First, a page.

In scientific materialism the human being's significance is reduced to atoms. Psychology (to some extent) comes to the rescue here in its emphasis on the psychic realities of thoughts and feelings. And the Romantics were also in opposition to the materialists. For them, the scientific revolution threatened meaning. The rise of anomie in Sociology, dissociation in Depth Psychology, modern-day existentialism in Philosophy has at least proven that the Romantics were not alone in this fear. Even the lay-person recognizes that the question of the meaning of life is the ultimate question. The fear is that there isn't any meaning if the material world is all there is.
[...] [ ] Faust [ ] was the living equivalent of No and I was convinced that he was the answer which Goethe had given to his times.”3 For Jung, Faust depicts our inner conflicts; through Faust we discover “that the ‘other' in us is indeed ‘another,' a real man, who actually thinks, does, feels and desires We noted (above) that Goethe regarded the early scientists work as ‘devilish' and that Jung's No 2 was in accord with the pre-modern Middle Ages as exemplified by Goethe's Faust. [...]
[...] Moreover, “psyche is the mother of all our attempts to understand Nature, but in contradistinction to all others it tries to understand itself by itself, a great disadvantage in one way and an equally great prerogative in the other!” (ibid) Douglas, in Eisendrath, P. & Dawson, T p19 Douglas, in Eisendrath, P. Y & Dawson, T p27 Bibliography Bishop, (2007) Analytical Psychology and German Classical Ascetics: Goethe, Schiller and Jung: Volume The Development of Personality (Routledge) Edinger, (1990) Goethe's Faust: Notes for [...]
[...] What he was for was anyone who could stand out in the crowd as a genuinely healthy and unique individual. Jung admired this in Nietzsche as Jung's psychology itself encourages the person to individuate. This means that the person doesn't oppose (as-such) the collective, but is an individual within the mass. Whilst there are differences between Jung and Nietzsche there are similarities. Nietzsche looked to the superman whereas Jung placed just as much emphasis on collective psychological meaning (as compensating for mechanical/materialistic science) as he did the individuated being. [...]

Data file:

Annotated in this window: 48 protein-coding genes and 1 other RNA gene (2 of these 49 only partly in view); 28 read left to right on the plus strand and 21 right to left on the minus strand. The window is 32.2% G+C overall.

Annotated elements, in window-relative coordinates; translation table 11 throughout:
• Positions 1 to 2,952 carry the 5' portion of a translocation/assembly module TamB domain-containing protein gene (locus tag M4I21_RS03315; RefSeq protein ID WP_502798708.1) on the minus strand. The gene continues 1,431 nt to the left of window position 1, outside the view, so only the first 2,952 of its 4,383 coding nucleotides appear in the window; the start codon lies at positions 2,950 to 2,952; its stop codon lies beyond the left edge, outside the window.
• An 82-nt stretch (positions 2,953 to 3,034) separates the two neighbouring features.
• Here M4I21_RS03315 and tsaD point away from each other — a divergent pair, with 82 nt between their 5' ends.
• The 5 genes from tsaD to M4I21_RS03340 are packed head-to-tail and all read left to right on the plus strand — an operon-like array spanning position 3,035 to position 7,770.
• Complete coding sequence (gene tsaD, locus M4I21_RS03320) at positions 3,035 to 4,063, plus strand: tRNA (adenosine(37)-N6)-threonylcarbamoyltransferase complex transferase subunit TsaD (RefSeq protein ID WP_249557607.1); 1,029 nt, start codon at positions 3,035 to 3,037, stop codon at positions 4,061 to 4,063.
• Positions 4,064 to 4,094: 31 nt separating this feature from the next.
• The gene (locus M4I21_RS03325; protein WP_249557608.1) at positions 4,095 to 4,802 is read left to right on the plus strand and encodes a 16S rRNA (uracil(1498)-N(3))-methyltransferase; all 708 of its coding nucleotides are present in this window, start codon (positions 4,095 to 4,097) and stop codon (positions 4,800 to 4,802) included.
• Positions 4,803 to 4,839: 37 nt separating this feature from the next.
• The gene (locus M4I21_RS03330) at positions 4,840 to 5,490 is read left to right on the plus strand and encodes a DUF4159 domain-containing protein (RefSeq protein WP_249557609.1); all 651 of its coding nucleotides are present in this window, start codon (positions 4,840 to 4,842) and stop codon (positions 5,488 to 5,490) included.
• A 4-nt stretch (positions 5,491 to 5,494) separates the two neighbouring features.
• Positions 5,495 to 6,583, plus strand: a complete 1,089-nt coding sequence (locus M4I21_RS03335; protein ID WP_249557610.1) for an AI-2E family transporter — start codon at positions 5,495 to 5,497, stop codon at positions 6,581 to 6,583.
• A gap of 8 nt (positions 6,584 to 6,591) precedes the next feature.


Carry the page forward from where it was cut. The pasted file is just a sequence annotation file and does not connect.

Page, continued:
[...] ] Goethe had written virtually a basic outline and pattern of my own conflicts and solutions.”6 Concerning Jungian psychology's dominant transpersonal side it is often rightly regarded as influenced by Gnosticism, alchemy, Eastern spirituality, religion, myth, fairy-tale and a whole host of esoteric phenomena. But we should add Goethe's Faust to that list because Jung writes consciously linked my work to what Faust had passed over.”7 Bishop concludes that Jung's interest in Faust runs deep so deep that it influenced Jung's theory of the collective unconscious.8 Arthur Schopenhauer was born in 1788. [...]
[...] Note: Part 1 Jung, C p32 Edinger, E p14 Jung, C p107 Jung, C par 43 Jung, C p262 ibid Jung, C p263 Bishop, P p54 Schopenhauer, A p48 10: Jung, in Shamdasani, S p198 11: ibid 12: Shamdasani, S p199 13: ibid 16: Jung, & Jarret, J. L 17: Douglas, in Eisendrath, P. & Dawson, T p 25 18: Shamdasani, S p251 19: Jung, in Shamdasani, S p251 Notes: Conclusion In his book, “Jung and the Making of Modern Psychology: The Dream of a Science” Jung historian, Sonu Shamdasani, discusses a debate between Jung and E. A. [...]
Online readingwith our online reader
Content validatedby our reading committee